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Gigantic’s Return Feels Like The Anti-Overwatch In The Best Way

I never played Gigantic when the team-based MOBA shooter was active from 2017 to 2018, or when it was briefly revived in 2023. Now, publisher Gearbox and developer Abstraction Games are reviving the Motiga shooter as Gigantic: Rampage Edition, and when I played a few rounds via a remote preview event, I wondered why the team thought it might find more success today. The sense I got was that the devs no longer consider the hero shooter genre to be as oversaturated as it was seven years ago, and after Overwatch’s gradual decline in mindshare, maybe they’re right to no longer view it as such a threat.

Overwatch 2's New Story Missions: Worth The Money?

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Gigantic: Rampage Edition is starting off on a different foot than the original game, as it won’t be a free-to-play shooter reliant on microtransactions to stay afloat. Everything, from heroes to cosmetics, can be unlocked by playing, rather than by having to invest money beyond the $20 “premium” asking price. At the moment, Gearbox says all its post-launch support will be free to all players through updates. But Rampage Edition isn’t just repackaging the old game; it’s adding new modes, mechanics, and heroes as well.

One of the major changes is the inclusion of a progression system similar to that in other MOBAs. This allows you to customize your hero’s build so you can personalize a playstyle, much like Overwatch 2 was going to have in its PvE modes before Blizzard scrapped them last year. I didn’t get to mess around with these too much in my playtime, but seeing Gigantic return as a premium game with customizable playstyles after Overwatch has pivoted into a grindy free-to-play game with expensive microtransactions and no progression system is intriguing to me. It feels like Rampage Edition is making calculated moves to not be the game that was once its biggest competitor.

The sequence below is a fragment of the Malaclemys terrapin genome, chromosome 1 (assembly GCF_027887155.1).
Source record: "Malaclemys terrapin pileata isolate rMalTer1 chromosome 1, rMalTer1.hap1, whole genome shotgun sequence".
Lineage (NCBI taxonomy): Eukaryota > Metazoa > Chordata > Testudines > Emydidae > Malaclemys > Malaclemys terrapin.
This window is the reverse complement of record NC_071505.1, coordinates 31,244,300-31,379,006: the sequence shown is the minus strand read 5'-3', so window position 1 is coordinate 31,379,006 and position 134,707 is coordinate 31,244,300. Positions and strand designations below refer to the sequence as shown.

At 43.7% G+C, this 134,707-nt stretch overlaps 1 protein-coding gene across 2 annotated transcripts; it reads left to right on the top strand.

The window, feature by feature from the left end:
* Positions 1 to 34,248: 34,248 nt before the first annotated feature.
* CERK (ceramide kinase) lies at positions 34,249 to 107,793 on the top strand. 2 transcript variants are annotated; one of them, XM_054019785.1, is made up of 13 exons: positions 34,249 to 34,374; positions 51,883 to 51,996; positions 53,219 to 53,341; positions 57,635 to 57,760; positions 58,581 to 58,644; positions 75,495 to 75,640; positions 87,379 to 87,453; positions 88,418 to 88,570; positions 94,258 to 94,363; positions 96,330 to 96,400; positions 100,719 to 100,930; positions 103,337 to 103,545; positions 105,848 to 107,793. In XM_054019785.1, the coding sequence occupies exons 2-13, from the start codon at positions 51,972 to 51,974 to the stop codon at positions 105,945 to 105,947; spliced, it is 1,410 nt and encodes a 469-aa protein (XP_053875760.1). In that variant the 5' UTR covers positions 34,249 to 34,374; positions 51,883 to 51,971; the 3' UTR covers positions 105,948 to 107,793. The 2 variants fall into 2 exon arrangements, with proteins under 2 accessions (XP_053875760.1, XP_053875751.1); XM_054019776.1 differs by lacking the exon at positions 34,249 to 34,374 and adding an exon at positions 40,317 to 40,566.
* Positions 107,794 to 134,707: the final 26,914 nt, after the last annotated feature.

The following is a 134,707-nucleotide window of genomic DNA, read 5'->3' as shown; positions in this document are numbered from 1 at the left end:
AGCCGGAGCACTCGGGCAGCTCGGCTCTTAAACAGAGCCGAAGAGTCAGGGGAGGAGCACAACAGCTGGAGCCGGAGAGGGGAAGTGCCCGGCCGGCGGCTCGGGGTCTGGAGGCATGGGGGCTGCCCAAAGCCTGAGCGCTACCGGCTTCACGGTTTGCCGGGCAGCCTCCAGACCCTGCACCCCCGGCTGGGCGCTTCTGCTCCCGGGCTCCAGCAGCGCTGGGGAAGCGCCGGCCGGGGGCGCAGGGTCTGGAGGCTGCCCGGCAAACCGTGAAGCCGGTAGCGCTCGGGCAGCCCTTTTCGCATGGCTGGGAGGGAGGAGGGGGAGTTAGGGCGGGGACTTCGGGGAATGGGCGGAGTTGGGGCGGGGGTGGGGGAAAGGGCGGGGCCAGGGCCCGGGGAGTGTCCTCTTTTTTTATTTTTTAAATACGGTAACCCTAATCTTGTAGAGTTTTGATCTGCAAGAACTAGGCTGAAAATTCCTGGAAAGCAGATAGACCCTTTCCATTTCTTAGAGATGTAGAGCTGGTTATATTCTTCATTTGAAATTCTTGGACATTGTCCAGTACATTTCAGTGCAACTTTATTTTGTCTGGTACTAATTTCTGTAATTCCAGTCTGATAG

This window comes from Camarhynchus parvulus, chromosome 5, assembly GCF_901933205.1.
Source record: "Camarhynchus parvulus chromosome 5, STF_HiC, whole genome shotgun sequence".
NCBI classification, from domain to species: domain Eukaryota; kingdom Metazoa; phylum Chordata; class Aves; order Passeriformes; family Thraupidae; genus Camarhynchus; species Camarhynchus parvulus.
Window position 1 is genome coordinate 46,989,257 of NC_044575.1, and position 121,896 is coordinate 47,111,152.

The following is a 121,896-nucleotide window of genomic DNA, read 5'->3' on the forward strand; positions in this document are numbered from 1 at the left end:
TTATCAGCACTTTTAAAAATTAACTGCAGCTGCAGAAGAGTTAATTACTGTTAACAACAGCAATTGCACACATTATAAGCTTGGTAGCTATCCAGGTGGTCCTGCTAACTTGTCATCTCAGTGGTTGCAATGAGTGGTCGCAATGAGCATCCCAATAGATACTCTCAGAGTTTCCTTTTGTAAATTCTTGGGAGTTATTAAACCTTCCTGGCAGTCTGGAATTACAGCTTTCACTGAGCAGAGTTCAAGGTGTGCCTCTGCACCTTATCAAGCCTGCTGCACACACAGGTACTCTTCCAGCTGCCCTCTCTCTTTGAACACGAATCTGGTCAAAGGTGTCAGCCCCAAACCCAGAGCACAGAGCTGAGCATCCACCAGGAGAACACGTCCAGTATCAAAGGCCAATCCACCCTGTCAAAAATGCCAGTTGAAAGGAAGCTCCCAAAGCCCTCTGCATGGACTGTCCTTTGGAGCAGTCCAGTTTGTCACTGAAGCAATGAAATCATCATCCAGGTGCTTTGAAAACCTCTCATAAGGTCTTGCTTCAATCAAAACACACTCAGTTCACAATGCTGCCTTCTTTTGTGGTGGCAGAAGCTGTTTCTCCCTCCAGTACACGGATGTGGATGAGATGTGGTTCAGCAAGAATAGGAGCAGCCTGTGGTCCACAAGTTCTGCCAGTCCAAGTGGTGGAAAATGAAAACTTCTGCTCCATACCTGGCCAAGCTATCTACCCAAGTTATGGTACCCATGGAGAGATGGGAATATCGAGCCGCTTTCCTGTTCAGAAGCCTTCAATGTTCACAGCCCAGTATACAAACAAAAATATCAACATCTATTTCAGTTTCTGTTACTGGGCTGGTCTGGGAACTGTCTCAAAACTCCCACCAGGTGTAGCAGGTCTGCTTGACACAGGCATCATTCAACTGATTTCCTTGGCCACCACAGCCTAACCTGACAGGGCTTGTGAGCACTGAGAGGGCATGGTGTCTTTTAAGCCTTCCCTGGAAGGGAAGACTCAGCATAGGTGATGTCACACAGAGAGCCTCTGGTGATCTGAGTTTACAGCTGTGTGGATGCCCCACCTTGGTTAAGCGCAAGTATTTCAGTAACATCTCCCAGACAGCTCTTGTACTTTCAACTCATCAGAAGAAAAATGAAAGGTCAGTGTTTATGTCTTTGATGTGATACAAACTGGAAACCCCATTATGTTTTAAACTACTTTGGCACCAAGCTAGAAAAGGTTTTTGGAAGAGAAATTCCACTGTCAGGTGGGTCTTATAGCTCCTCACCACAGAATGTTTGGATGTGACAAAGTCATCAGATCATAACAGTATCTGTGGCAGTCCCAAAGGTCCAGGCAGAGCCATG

I still play Overwatch 2 almost daily, but if Gigantic is going out of its way to not fall into the same traps the once-megalithic shooter has, I have to respect the boldness. Gigantic’s entire business model is shifting to the inverse of what it once was, and what the game that stomped it and several other hero shooters out of the market has become. Gearbox and Abstraction Games think shifting to a premium game model will help it keep its head above water this time around, and even if it doesn’t work, I have to applaud the guts it takes to try. Live-service games are dying out as quickly as they sprout up, and I’d like to see more games survive without having to milk their players’ time and money.

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